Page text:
Marla Calico, president and CEO of the International Association of Fairs and Expositions, told us there was a spate of similar incidents across the country when fairs started to reopen after COVID-19. Most involved teens. Many involved attempts to incite panic, she said. In March, several people were injured when kids started a stampede at the Miami-Dade County Youth Fair.

We certainly can’t blame the fair for wanting to keep visitors safe. That’s what good hosts do. And a brawl or other misbehavior could damage the fair’s reputation and keep other visitors away.

But we can’t help lament the loss of another unsupervised space young people desperately need to learn how to become mature adults.

Much research has been done in recent years about the effects of limiting kids’ agency and unsupervised play. Books like Free-Range Kids: How Parents and Teachers Can Let Go and Let Grow by Lenore Skenazy, and The Coddling of the American Mind: How Good Intentions and Bad Ideas Are Setting Up a Generation for Failure by Jonathan Haidt and Greg Lukianoff have challenged assumptions about parents’ duties to protect kids from reasonable harm and failure, especially older children and teens.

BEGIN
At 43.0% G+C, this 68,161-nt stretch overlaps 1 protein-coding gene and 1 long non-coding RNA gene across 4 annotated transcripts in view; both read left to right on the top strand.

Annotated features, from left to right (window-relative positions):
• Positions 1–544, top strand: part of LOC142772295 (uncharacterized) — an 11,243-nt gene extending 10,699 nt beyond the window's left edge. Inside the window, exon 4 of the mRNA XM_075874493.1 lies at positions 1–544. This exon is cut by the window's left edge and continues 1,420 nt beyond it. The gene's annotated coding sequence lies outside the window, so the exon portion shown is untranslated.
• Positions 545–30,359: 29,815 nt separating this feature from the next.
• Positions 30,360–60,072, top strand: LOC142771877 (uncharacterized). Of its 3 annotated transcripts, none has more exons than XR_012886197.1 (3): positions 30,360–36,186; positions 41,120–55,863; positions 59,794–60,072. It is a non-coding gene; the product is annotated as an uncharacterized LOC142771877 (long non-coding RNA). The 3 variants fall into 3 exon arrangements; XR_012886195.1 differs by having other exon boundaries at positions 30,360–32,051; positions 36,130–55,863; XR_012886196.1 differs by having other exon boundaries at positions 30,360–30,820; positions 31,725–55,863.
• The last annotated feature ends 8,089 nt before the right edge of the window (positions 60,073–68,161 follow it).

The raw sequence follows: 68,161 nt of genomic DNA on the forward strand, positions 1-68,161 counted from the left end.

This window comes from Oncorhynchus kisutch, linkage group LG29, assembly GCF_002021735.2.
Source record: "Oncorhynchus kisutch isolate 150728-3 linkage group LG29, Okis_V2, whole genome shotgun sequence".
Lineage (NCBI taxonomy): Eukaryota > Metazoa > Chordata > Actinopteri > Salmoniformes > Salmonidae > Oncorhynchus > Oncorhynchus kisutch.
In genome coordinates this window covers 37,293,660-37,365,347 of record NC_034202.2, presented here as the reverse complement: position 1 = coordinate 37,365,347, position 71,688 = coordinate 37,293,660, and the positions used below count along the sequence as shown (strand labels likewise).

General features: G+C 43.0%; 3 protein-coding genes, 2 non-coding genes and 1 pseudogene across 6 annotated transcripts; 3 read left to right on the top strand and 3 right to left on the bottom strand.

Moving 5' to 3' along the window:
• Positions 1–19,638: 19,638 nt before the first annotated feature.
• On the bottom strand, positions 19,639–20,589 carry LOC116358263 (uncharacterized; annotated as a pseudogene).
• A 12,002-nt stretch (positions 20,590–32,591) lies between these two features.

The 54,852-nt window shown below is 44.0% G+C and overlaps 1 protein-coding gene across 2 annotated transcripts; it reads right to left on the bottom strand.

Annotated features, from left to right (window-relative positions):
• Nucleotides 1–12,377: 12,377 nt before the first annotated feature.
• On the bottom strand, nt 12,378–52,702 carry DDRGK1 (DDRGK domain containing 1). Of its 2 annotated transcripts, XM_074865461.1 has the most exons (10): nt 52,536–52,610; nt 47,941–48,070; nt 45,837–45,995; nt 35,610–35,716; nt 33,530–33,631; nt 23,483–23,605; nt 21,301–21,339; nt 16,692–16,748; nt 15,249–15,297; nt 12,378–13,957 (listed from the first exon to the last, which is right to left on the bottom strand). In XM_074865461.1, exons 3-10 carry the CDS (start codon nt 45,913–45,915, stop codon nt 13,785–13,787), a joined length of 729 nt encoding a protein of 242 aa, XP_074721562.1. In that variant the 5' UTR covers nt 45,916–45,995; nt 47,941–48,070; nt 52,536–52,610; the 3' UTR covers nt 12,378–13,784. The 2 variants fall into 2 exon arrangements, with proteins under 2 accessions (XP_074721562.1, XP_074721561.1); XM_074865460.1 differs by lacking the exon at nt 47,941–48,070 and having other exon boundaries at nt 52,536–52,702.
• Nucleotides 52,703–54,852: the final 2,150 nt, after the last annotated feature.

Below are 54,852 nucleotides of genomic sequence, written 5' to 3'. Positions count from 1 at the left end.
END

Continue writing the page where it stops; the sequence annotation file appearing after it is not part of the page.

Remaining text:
Haidt, who spoke recently at the Tate Lecture Series at Southern Methodist University, has a practice of asking his audiences what age they were when their parents let them leave home unattended. It’s interesting to see the responses. Older audience members such as baby boomers were wandering out on their own in middle childhood. Generation Xers were able to venture out a little later. But younger audience members consistently report being in their mid-teens before they have the freedom to even go around the neighborhood alone.